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Usage-Based Pricing Key to Subscriptions, According to Yale School of Management

Highlights from a conversation with Sang Kim, professor at the Yale School of Management; K. Sudhir, professor and leader of the Data Science faculty at the Yale Center of Customer Insights, the YCCI; Seung Yoon Lee, a PhD student focused on quantitative marketing; and Natalie Louie, Senior Director of Product Marketing for Zuora.

Pricing strategy. Whether yours veers more to art than science, or vice versa, it is one of the critical levers in determining business success. As consumers continue to shift their buying to services and away from products, how should subscription businesses be thinking about pricing? Below, we dig into what the experts gleaned from their 15 years of studying the relationship between company pricing strategy and consumer stickiness.

The Right Pricing Mix

Subscription pricing models come in a variety of flavors — from purely usage-based to flat fee to per-unit fees to a hybrid. With several options for pricing your offerings, how do you figure out what’s the right mix to grow your business?

The bad news is that’s not entirely clear. Take usage-based pricing as an example. As Sang Kim explained, “if you use too little usage-based pricing, then the growth rate is maybe not as good as what you might be expecting. On the other hand, … if you’re relying too much on usage-based pricing, the same thing happens.”

The good news is studying the relationship between pricing structure and consumer behavior can help companies make pricing decisions that optimize both revenue growth and customer lifetime value (CLV).

Traditional Thinking Around Pricing Strategy

Businesses have traditionally approached pricing strategy by focusing on covering their costs. They use fixed-fee pricing to recover fixed costs and usage-based pricing to recoup their variable costs and attract new customers.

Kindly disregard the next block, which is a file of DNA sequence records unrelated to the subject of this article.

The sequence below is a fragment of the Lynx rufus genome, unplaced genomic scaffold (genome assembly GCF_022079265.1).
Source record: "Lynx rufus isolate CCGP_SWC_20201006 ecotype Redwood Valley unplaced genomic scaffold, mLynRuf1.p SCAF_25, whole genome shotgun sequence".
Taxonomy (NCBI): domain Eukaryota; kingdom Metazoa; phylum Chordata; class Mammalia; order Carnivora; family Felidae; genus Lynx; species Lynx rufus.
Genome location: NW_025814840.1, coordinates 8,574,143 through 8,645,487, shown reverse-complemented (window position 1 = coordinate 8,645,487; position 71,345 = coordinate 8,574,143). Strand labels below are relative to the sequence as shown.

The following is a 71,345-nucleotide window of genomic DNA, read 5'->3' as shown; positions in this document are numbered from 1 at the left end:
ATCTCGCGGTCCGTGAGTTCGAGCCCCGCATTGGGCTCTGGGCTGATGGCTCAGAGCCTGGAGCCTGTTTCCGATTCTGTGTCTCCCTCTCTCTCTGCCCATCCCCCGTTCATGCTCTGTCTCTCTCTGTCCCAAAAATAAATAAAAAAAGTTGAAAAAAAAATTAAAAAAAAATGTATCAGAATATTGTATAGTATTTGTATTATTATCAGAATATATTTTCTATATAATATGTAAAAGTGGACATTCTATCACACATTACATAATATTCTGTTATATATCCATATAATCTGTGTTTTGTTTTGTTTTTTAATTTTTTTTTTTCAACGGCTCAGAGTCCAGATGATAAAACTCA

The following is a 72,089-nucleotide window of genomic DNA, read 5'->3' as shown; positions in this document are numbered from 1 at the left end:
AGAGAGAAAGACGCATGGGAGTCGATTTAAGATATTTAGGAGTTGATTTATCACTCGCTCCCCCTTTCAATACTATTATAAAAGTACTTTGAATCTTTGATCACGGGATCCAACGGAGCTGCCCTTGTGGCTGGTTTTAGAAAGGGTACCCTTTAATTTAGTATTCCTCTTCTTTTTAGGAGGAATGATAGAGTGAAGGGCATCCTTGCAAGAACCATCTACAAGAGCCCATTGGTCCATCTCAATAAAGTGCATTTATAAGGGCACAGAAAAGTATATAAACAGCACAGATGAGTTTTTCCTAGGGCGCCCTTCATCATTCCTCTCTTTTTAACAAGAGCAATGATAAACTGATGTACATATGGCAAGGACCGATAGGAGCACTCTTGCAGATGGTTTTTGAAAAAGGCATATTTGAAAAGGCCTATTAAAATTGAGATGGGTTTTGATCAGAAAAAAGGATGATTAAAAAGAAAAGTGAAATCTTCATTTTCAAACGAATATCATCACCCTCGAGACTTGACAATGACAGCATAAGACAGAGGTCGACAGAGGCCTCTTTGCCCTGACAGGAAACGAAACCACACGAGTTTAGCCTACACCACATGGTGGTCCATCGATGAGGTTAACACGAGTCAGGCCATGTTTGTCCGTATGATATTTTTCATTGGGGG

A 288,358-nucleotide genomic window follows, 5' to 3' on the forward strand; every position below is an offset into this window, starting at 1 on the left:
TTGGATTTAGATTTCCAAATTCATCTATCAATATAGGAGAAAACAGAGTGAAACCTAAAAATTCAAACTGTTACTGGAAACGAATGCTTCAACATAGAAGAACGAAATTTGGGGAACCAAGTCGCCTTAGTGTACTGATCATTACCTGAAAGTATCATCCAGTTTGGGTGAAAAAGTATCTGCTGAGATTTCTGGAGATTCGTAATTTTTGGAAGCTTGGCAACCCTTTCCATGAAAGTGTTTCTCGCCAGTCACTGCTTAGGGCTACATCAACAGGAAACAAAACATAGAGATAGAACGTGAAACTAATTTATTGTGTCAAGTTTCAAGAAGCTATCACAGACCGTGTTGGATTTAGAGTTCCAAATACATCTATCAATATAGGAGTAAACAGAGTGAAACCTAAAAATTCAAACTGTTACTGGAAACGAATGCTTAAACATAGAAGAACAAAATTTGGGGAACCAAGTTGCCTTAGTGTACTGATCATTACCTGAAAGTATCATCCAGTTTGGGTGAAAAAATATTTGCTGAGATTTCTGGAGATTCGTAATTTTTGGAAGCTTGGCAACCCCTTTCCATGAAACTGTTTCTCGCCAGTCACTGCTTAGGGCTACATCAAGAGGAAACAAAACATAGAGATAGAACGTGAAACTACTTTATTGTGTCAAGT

But this way of looking at things is overly concentrated on short-term profitability, and doesn’t take into account customer demand. It’s also not customer-centric — which is the name of the game for subscription businesses.

On top of that, there’s another problem. It’s misleading.

Kim explained, it assumes “customer preference and usage patterns are fixed.” The reality is pricing strategy can “actually change how the customers use your service” by influencing experimentation and habit formation — making them more likely to stick with their subscription for the long-term rather than churn away.

It’s clear subscription businesses need to think about pricing both in terms of the impact on their costs and the effects on customer behavior.

The Relationship Between Subscription Pricing and Revenue Growth

The way companies structure their prices doesn’t just influence whether and how consumers use their services, it also changes how they value them.

Research from the Subscribed Institute shows, beyond a certain point, usage-based pricing doesn’t improve revenue growth rates. If that’s the case, how can companies maximize customer value, creating stickiness, as they grow their subscription revenues?
To grow subscription revenues over time, companies need to do three things well: win, retain, and grow their customers.

  • Win — First they need to successfully acquire customers.
  • Retain — Then they need to minimize churn among existing customers so that retention rates go up over time.
  • Grow — They also need to generate more revenue and profitability from existing customers over time, essentially by building customer stickiness.

That may sound obvious, but it’s a bit more complicated. These levers don’t all have equal impact. Growing margins (say by cross-selling more expensive services) seems like a really effective strategy to increase customer lifetime value (CLV). But actually, it barely moves the needle.

YCCI’s studies of consumer data show that increasing retention rates has an outsized impact on CLV. Specifically, the Yale team found that as companies improved customer retention from 60% to 90%, CLV quadrupled.

To illustrate how this works, Lee walked through data on gym memberships. You’d think getting customers to sign long-term contracts would be better for company revenue. But people on monthly contracts actually had more consistent usage patterns and higher retention rates than those who signed up for yearly contracts — and that makes them more profitable.